OK, I know the following is a little longer than usual, but my intent is to say thanks to each of you for the support and encouragement you have given your student(s) in preparing for History Fair and to assure you that the pain is worth the gain!!!
My first full time year at ICA, I was the classroom teacher for 14 very capable 5th and 6th grade students. As a class motto for the year, I created a sign that was posted at the front of the room above the whiteboard. It simply said, “I DARE YOU”, announcing from the first day that the year would be demanding and require them to give more effort than they may have given at any other time in the school career. Along with that revelation, I also reminded them of the exhilaration and joy of accomplishing a difficult task.
Although I received some dubious looks, my theory that it is difficult for a 12 year old to resist a dare proved true. Throughout the year together we successfully deciphered their first Shakespearean work, unraveled the plot, characters, and themes of Watership Down (not a short story by any stretch), stormed our way through level 7 Shirley Grammar (daunting just to look at), and memorized the book of James. It also happened to be the rotation for History Fair that year, each of them creating historical characters I still remember to this day.
Were these all outstanding scholars? Not really, but they were a group of students who approached the year with a mindset of hard work, not expecting to skate through without effort.
Each year at our fair time, whether it is history, art or science, there are individual and collective groans all around: students, parents and teachers. We ALL feel the pain and understand the work involved in doing hard things like a fair project; however, I want to assure and encourage you that there is also significant advancement in the learning process that takes place because of these projects.
As a parent, I remember brainstorming with my kids, who discarded ten stupendous ideas (mine of course) before settling on something they really were jazzed about learning, then slogging through the research process, finding just the right books to provide enough information for a research paper and considering each point at the dinner table. The project itself elicited creative stores I didn’t not know my children possessed, and tested the patience of their parents who provided the raw materials sometimes just days before said project was supposed to be completed. (Been there?)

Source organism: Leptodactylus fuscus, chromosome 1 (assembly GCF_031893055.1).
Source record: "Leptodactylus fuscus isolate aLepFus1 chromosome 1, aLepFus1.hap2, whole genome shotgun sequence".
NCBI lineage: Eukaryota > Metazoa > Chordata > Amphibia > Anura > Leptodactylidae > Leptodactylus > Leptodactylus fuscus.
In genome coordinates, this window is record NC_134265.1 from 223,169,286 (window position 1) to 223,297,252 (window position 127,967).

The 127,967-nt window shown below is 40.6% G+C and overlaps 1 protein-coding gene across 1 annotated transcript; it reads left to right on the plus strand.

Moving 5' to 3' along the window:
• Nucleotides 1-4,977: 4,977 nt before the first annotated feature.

When my son chose to study the Hobo culture in connection with his US History class in 7th grade, I encouraged him (OK compelled might be a better word) to learn a hobo song and sing it with his new guitar (Christmas present) as part of his presentation. He learned three chords, performed the song several times that night, and got quite a nice collection of coins in his hobo can! Just last evening he led worship with his guitar at a church in Florida. It all started with history fair.
My daughter also taught us quite a lot as she studied the native American culture of our island, even discovering that the nettle tea she served for her project is good for female ailments.
Even greater in importance than the knowledge acquired through these projects, though, is the skill of managing a long-term project throughout several years of fairs. This process requires the discipline of planning, researching and executing – skills that are crucial to most work environments in which they will find themselves later in life. (This year my daughter planned, organized and is executing a mulit-month ap writing project for work.)
That 6th grade class is graduating from high school this year. One of them just stopped in my office to ask for a letter of recommendation for scholarships for which she is applying. What a delight it is to be involved in the lives of kids, seeing them learn and grow and knowing you were a part of it!
Way to go students, parents and teachers for your commitment to doing hard things throught our History Fair this year. May you feel a sense of accomplishment and joy with benefits for years to come!
Attached MT has several announcements, so please take a look!
Island Christian ACademy
Decidedly Academic - Distinctively Christian.
A few of our wax museum participants
Electives week with Detective Farr from Island County
Service Project, Langley
High School students visit the capital building in Olympia
Spelling bee winners
Sno-Isle Skill Center graduate and ICA senior
Secondary Leadership Retreat
Community service project at the Island County Fairgrounds
Northwest Institute of the Literary Arts winners